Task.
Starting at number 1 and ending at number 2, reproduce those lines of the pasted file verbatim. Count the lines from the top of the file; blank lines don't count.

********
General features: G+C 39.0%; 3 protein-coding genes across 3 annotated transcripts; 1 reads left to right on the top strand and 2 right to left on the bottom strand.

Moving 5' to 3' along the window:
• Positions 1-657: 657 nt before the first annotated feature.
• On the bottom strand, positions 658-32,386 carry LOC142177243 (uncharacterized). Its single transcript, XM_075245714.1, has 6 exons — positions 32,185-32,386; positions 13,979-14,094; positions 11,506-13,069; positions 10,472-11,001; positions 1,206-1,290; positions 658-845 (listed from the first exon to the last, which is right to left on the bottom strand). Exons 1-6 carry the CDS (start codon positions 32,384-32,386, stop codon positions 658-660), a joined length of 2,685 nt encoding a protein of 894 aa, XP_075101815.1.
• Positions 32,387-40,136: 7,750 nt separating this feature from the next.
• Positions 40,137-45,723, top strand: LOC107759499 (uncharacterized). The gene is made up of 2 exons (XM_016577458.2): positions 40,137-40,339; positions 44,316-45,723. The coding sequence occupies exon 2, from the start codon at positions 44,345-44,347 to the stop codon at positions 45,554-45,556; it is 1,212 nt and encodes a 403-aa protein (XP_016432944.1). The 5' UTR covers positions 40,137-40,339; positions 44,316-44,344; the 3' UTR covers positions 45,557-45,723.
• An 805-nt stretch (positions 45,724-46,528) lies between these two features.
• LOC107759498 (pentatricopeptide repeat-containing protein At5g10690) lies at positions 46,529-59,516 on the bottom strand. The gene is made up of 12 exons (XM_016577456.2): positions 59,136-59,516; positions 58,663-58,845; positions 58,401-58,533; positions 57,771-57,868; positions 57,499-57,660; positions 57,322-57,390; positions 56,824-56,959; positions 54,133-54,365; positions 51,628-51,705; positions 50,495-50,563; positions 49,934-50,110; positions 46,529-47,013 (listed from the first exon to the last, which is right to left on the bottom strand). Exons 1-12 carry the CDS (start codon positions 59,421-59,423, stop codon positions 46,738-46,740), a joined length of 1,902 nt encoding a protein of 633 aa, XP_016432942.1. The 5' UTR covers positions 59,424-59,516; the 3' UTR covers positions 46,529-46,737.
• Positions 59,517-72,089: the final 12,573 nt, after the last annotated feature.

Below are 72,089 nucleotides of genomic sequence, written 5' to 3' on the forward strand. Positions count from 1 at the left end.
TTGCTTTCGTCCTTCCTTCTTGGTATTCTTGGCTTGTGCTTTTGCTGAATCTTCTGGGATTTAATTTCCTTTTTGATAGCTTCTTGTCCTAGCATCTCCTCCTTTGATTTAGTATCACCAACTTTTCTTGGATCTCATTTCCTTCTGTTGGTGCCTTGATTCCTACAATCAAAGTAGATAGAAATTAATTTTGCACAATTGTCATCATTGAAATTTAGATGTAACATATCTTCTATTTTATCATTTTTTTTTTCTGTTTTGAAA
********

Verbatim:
General features: G+C 39.0%; 3 protein-coding genes across 3 annotated transcripts; 1 reads left to right on the top strand and 2 right to left on the bottom strand.

Moving 5' to 3' along the window: